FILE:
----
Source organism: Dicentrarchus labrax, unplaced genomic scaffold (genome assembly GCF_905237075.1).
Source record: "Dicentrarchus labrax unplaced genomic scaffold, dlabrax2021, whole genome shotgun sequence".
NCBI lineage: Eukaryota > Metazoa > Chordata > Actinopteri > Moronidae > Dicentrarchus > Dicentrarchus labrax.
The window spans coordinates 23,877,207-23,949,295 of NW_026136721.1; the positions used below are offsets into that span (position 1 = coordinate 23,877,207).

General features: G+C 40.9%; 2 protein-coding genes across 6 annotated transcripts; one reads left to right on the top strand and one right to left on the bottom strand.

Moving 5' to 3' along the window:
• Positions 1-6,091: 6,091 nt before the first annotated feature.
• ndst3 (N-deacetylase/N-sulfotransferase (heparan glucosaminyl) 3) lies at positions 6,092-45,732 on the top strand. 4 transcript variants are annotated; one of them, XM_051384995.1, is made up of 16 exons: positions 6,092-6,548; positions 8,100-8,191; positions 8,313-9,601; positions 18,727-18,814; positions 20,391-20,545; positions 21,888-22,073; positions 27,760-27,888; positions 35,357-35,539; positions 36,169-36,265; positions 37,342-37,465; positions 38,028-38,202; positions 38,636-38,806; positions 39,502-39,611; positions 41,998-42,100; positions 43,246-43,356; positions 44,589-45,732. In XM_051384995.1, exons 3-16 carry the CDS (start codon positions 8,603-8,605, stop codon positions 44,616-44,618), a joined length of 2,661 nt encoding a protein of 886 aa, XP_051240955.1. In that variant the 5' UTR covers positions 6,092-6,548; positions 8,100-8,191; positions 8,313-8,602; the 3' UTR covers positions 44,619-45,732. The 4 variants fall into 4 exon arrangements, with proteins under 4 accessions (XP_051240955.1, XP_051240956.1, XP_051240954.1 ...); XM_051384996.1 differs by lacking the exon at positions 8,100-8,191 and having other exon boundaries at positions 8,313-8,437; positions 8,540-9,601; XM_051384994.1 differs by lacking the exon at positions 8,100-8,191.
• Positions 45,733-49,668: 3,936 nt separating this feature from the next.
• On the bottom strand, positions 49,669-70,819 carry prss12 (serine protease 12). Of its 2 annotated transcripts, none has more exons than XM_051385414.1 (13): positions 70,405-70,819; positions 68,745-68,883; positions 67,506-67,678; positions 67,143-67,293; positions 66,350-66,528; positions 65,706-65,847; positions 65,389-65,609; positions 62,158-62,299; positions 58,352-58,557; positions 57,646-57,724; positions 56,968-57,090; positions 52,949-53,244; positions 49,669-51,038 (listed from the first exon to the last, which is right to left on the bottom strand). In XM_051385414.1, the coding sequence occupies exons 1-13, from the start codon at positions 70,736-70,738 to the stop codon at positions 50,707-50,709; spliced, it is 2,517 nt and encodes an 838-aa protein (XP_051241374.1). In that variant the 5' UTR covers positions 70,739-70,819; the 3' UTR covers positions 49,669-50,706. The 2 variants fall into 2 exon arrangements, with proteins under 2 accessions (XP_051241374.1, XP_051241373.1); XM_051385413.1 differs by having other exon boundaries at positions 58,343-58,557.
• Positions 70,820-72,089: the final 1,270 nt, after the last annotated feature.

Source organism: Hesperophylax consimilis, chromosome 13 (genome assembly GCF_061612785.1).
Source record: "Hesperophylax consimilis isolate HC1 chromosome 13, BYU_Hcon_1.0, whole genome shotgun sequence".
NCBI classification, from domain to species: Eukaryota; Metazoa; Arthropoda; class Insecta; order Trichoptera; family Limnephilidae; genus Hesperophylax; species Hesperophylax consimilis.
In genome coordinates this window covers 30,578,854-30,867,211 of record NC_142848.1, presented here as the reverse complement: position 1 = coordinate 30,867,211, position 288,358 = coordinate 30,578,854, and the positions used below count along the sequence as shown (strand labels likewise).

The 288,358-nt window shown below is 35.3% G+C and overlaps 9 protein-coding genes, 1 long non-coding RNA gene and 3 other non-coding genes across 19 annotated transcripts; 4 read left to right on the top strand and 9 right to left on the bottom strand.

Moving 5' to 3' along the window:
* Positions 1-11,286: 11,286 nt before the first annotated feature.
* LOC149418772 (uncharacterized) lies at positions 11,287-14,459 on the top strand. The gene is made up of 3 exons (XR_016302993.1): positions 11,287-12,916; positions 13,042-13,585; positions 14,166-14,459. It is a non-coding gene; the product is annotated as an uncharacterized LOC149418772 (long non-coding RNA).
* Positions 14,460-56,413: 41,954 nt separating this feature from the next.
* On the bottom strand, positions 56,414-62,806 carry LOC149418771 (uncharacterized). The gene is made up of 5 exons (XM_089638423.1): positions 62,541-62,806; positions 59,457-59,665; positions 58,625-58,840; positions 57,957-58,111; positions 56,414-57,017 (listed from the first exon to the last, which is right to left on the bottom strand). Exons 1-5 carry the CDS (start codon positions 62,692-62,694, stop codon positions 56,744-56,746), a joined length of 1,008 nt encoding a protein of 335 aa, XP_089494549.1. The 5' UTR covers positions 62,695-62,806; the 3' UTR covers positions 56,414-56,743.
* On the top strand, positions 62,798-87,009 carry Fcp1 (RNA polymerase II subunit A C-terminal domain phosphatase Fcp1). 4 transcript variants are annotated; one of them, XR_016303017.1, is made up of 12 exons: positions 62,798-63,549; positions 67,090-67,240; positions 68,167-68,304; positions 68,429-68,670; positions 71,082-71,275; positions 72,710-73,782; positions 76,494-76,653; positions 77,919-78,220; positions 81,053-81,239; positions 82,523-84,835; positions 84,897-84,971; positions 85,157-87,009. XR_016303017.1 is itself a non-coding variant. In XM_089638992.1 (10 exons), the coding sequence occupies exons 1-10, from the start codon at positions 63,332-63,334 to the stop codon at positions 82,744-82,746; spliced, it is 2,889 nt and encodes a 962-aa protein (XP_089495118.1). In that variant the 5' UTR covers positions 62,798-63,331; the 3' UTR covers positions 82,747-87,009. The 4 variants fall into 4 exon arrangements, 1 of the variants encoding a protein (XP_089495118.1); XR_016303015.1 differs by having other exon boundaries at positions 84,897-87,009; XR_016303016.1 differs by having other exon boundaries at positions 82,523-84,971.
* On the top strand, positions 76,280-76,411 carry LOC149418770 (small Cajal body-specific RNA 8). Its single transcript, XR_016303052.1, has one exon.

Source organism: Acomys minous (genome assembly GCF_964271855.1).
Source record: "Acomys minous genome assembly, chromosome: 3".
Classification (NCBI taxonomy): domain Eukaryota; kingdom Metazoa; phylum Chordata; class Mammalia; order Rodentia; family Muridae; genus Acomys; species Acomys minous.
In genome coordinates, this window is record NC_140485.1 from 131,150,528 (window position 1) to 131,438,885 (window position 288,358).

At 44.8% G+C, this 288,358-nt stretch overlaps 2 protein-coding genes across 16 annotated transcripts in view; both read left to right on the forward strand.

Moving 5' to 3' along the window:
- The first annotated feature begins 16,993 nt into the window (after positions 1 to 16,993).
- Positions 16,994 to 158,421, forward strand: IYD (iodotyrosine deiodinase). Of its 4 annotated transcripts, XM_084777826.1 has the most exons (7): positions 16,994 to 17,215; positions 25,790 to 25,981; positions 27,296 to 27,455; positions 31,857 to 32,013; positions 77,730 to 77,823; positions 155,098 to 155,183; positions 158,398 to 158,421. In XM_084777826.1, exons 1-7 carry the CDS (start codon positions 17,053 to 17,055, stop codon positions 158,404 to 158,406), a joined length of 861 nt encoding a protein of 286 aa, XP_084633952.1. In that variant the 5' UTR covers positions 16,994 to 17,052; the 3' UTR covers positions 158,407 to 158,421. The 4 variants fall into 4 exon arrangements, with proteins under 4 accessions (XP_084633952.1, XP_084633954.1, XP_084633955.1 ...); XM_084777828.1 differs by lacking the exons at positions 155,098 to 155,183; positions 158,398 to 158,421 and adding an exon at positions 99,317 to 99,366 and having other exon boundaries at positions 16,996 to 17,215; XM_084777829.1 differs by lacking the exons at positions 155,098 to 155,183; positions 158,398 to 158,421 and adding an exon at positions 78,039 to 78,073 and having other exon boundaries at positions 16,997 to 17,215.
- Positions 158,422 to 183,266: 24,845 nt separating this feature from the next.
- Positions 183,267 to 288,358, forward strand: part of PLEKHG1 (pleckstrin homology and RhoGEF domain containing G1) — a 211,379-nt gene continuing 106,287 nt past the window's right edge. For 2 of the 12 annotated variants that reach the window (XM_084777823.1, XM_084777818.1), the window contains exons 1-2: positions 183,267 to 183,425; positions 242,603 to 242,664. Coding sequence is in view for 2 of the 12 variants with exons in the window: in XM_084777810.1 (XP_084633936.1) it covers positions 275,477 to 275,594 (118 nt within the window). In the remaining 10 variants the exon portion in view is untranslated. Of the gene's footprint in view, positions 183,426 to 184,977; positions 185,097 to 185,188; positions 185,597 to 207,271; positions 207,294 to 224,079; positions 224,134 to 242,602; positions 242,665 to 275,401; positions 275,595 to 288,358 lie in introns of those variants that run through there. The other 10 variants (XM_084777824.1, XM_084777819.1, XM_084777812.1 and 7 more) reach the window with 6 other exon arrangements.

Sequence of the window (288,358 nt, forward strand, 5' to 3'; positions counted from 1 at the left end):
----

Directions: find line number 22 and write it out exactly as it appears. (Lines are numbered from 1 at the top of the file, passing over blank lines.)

* On the top strand, positions 62,798-87,009 carry Fcp1 (RNA polymerase II subunit A C-terminal domain phosphatase Fcp1). 4 transcript variants are annotated; one of them, XR_016303017.1, is made up of 12 exons: positions 62,798-63,549; positions 67,090-67,240; positions 68,167-68,304; positions 68,429-68,670; positions 71,082-71,275; positions 72,710-73,782; positions 76,494-76,653; positions 77,919-78,220; positions 81,053-81,239; positions 82,523-84,835; positions 84,897-84,971; positions 85,157-87,009. XR_016303017.1 is itself a non-coding variant. In XM_089638992.1 (10 exons), the coding sequence occupies exons 1-10, from the start codon at positions 63,332-63,334 to the stop codon at positions 82,744-82,746; spliced, it is 2,889 nt and encodes a 962-aa protein (XP_089495118.1). In that variant the 5' UTR covers positions 62,798-63,331; the 3' UTR covers positions 82,747-87,009. The 4 variants fall into 4 exon arrangements, 1 of the variants encoding a protein (XP_089495118.1); XR_016303015.1 differs by having other exon boundaries at positions 84,897-87,009; XR_016303016.1 differs by having other exon boundaries at positions 82,523-84,971.